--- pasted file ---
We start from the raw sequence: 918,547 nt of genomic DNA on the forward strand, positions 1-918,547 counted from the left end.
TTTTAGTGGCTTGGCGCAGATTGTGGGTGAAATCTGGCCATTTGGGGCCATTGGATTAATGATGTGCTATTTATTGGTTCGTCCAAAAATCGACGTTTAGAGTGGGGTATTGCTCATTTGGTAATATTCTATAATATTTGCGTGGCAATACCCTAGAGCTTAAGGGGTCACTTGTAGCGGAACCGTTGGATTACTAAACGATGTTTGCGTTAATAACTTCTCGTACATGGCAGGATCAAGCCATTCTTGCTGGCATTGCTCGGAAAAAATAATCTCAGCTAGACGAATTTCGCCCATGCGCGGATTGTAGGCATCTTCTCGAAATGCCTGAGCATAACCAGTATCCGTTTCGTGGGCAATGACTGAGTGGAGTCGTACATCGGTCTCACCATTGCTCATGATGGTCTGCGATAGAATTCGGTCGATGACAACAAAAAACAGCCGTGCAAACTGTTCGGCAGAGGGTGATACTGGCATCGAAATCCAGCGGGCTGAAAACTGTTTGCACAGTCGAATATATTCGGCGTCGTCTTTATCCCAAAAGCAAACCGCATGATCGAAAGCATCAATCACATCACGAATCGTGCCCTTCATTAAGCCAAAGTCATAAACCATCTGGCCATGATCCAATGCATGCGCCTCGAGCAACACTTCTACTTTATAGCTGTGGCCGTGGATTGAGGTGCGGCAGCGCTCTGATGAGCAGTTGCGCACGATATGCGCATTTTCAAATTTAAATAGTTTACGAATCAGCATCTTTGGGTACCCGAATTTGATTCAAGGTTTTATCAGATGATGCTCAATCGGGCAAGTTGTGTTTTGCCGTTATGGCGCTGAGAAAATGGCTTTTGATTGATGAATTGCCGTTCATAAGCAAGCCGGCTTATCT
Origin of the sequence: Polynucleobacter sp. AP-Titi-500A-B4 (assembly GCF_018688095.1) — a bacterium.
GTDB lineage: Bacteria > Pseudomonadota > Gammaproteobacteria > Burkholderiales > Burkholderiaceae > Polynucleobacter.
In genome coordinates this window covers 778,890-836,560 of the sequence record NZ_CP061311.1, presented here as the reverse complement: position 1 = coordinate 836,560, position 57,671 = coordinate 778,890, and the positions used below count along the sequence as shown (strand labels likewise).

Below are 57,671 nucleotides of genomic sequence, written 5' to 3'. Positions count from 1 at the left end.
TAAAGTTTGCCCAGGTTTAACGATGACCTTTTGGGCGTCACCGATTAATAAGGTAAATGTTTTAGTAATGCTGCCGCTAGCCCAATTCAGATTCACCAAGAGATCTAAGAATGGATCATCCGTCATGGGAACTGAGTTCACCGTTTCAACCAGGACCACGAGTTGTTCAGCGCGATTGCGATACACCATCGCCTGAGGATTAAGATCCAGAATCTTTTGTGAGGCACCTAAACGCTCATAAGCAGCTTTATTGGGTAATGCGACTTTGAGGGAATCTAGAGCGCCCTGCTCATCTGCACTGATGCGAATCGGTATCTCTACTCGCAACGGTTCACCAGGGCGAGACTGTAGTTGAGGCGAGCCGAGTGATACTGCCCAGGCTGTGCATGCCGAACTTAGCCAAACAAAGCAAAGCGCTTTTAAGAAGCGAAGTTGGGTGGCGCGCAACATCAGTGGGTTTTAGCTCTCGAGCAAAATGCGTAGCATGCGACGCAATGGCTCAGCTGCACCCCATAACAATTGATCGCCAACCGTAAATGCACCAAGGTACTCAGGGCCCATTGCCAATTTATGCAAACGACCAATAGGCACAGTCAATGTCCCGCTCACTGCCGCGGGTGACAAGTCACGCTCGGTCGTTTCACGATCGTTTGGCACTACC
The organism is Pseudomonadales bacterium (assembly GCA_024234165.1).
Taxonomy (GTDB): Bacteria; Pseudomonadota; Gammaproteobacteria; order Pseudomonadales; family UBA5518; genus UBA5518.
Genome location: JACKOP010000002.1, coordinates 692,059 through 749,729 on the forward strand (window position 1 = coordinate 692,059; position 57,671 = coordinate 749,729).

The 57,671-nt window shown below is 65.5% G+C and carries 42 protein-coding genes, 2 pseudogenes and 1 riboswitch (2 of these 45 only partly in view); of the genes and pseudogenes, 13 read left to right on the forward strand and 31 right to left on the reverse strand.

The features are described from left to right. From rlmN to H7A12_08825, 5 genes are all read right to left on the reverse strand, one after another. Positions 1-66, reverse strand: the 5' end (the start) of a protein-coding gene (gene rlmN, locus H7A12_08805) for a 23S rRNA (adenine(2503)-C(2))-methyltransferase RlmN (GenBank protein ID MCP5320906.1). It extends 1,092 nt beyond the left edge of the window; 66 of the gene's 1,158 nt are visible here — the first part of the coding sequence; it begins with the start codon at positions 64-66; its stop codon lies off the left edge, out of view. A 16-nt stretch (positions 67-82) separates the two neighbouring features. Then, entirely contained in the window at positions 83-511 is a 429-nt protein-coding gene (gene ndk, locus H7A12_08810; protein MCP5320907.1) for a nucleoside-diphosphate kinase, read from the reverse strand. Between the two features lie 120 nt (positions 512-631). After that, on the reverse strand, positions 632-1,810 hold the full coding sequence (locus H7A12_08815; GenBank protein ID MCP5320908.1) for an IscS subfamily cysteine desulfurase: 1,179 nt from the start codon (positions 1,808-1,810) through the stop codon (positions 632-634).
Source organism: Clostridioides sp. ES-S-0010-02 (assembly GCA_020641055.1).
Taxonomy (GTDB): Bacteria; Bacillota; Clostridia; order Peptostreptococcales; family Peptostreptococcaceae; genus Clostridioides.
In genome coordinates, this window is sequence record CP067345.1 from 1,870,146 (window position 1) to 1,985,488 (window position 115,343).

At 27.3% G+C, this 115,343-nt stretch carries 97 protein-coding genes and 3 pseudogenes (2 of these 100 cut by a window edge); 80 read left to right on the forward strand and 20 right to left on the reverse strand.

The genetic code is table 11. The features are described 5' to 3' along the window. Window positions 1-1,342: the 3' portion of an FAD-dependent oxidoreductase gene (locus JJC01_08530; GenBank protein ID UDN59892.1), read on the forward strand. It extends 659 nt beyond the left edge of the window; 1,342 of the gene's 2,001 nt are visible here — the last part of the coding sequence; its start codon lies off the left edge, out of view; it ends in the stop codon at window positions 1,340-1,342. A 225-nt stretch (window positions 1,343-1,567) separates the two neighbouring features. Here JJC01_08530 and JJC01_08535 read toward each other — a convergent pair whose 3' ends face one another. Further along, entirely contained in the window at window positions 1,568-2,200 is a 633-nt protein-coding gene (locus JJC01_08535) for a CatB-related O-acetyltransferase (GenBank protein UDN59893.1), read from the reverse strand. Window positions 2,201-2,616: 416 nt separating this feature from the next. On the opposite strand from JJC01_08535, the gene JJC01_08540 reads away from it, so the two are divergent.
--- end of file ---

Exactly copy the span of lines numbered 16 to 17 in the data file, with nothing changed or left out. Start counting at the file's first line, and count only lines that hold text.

At 27.3% G+C, this 115,343-nt stretch carries 97 protein-coding genes and 3 pseudogenes (2 of these 100 cut by a window edge); 80 read left to right on the forward strand and 20 right to left on the reverse strand.

The genetic code is table 11. The features are described 5' to 3' along the window. Window positions 1-1,342: the 3' portion of an FAD-dependent oxidoreductase gene (locus JJC01_08530; GenBank protein ID UDN59892.1), read on the forward strand. It extends 659 nt beyond the left edge of the window; 1,342 of the gene's 2,001 nt are visible here — the last part of the coding sequence; its start codon lies off the left edge, out of view; it ends in the stop codon at window positions 1,340-1,342. A 225-nt stretch (window positions 1,343-1,567) separates the two neighbouring features. Here JJC01_08530 and JJC01_08535 read toward each other — a convergent pair whose 3' ends face one another. Further along, entirely contained in the window at window positions 1,568-2,200 is a 633-nt protein-coding gene (locus JJC01_08535) for a CatB-related O-acetyltransferase (GenBank protein UDN59893.1), read from the reverse strand. Window positions 2,201-2,616: 416 nt separating this feature from the next. On the opposite strand from JJC01_08535, the gene JJC01_08540 reads away from it, so the two are divergent.